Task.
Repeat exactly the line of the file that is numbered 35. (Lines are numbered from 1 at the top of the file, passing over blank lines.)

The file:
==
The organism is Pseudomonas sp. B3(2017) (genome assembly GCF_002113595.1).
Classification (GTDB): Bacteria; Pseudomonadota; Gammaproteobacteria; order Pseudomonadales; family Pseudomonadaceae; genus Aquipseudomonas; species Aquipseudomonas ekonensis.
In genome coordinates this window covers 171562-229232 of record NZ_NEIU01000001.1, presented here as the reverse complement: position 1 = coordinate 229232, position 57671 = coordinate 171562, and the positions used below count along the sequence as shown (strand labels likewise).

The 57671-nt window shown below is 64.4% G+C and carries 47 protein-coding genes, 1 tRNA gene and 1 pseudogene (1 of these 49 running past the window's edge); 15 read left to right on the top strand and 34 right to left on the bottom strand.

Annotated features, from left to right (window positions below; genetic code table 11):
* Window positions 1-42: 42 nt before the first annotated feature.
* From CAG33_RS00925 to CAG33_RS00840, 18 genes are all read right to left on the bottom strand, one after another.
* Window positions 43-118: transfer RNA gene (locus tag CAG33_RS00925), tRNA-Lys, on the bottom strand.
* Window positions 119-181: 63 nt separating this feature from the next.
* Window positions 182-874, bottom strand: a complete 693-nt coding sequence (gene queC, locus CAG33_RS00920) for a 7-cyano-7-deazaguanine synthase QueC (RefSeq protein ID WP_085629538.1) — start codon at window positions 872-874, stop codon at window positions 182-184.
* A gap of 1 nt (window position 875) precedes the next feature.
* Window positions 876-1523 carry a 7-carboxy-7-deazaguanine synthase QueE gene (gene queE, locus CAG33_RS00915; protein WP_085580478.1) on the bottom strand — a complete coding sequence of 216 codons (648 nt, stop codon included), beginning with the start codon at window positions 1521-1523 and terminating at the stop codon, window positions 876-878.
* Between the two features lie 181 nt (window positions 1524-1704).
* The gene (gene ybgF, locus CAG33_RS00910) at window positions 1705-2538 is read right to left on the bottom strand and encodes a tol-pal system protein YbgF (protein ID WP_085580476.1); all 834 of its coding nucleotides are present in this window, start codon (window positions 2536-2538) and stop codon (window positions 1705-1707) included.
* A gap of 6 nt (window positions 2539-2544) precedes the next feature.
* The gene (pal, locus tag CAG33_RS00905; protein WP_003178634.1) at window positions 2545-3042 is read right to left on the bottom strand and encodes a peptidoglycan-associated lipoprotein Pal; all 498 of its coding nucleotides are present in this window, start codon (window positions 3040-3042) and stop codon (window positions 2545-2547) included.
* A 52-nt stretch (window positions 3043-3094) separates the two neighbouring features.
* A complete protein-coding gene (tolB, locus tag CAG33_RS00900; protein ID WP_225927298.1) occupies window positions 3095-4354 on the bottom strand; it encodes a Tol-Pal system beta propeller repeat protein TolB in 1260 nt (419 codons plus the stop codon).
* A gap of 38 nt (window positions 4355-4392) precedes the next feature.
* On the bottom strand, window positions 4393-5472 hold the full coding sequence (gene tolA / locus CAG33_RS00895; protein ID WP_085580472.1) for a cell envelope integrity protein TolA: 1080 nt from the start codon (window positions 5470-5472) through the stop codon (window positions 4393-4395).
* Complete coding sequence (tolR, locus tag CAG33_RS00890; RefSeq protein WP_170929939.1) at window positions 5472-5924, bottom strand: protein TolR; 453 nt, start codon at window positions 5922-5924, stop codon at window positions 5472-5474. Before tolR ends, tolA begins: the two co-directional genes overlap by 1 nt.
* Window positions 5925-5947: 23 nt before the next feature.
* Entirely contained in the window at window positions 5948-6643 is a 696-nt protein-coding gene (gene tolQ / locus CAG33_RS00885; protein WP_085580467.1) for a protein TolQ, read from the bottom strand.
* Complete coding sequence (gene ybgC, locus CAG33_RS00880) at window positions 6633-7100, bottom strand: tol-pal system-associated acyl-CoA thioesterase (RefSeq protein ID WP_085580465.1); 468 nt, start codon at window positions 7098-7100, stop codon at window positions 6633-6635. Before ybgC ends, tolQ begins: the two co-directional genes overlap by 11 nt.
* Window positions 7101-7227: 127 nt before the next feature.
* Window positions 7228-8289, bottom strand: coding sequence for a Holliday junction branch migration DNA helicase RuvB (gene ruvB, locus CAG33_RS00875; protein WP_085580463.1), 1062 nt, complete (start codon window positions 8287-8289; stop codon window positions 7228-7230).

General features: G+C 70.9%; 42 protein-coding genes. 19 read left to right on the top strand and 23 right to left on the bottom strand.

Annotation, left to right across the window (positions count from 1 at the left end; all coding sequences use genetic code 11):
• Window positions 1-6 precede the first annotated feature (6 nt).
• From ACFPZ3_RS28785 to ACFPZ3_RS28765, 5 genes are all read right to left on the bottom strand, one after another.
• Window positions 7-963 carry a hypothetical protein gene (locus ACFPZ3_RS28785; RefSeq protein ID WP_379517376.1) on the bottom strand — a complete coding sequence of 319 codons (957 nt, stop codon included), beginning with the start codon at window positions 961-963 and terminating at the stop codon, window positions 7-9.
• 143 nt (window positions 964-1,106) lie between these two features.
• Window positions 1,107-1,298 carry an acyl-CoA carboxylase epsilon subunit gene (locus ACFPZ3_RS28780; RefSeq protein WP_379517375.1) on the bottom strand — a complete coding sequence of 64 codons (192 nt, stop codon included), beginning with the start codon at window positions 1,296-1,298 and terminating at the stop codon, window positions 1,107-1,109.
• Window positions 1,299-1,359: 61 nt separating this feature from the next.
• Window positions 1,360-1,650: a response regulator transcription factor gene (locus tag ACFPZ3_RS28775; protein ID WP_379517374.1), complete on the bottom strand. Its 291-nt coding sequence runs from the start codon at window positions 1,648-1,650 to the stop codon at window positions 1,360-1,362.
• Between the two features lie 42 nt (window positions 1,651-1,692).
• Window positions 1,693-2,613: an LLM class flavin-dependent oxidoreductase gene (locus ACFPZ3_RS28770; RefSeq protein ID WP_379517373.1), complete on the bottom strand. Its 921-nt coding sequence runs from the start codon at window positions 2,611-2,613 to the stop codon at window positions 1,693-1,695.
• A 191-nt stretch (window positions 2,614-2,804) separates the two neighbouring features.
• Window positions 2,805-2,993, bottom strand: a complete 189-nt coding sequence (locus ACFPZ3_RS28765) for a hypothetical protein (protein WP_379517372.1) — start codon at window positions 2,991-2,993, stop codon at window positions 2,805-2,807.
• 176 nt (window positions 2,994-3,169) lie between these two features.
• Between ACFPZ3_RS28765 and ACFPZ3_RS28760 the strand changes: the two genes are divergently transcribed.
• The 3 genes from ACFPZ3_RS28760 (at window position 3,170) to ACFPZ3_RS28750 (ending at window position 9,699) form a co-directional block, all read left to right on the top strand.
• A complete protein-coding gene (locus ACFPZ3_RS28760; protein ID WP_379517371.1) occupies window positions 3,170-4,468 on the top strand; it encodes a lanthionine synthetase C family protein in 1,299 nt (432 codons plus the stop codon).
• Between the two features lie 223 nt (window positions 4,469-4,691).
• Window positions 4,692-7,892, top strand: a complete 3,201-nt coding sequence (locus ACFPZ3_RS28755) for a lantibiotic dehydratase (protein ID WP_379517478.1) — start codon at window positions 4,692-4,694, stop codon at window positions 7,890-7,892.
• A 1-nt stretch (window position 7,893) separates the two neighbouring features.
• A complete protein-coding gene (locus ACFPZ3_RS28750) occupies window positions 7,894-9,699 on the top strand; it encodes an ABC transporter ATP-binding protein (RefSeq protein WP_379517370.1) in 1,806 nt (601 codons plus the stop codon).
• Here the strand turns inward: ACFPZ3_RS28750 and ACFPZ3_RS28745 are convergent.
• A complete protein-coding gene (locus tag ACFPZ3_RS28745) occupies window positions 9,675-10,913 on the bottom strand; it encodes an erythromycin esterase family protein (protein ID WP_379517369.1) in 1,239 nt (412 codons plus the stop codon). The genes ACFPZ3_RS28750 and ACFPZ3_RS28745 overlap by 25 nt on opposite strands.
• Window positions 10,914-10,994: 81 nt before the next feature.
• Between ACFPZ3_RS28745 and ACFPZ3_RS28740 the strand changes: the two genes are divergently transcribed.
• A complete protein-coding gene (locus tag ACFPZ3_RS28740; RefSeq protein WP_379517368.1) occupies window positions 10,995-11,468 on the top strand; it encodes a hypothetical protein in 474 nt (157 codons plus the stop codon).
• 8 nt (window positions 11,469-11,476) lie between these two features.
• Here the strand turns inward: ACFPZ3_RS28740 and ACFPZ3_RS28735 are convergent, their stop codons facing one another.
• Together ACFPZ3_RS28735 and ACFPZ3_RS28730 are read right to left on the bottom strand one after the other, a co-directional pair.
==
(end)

• Window positions 1,360-1,650: a response regulator transcription factor gene (locus tag ACFPZ3_RS28775; protein ID WP_379517374.1), complete on the bottom strand. Its 291-nt coding sequence runs from the start codon at window positions 1,648-1,650 to the stop codon at window positions 1,360-1,362.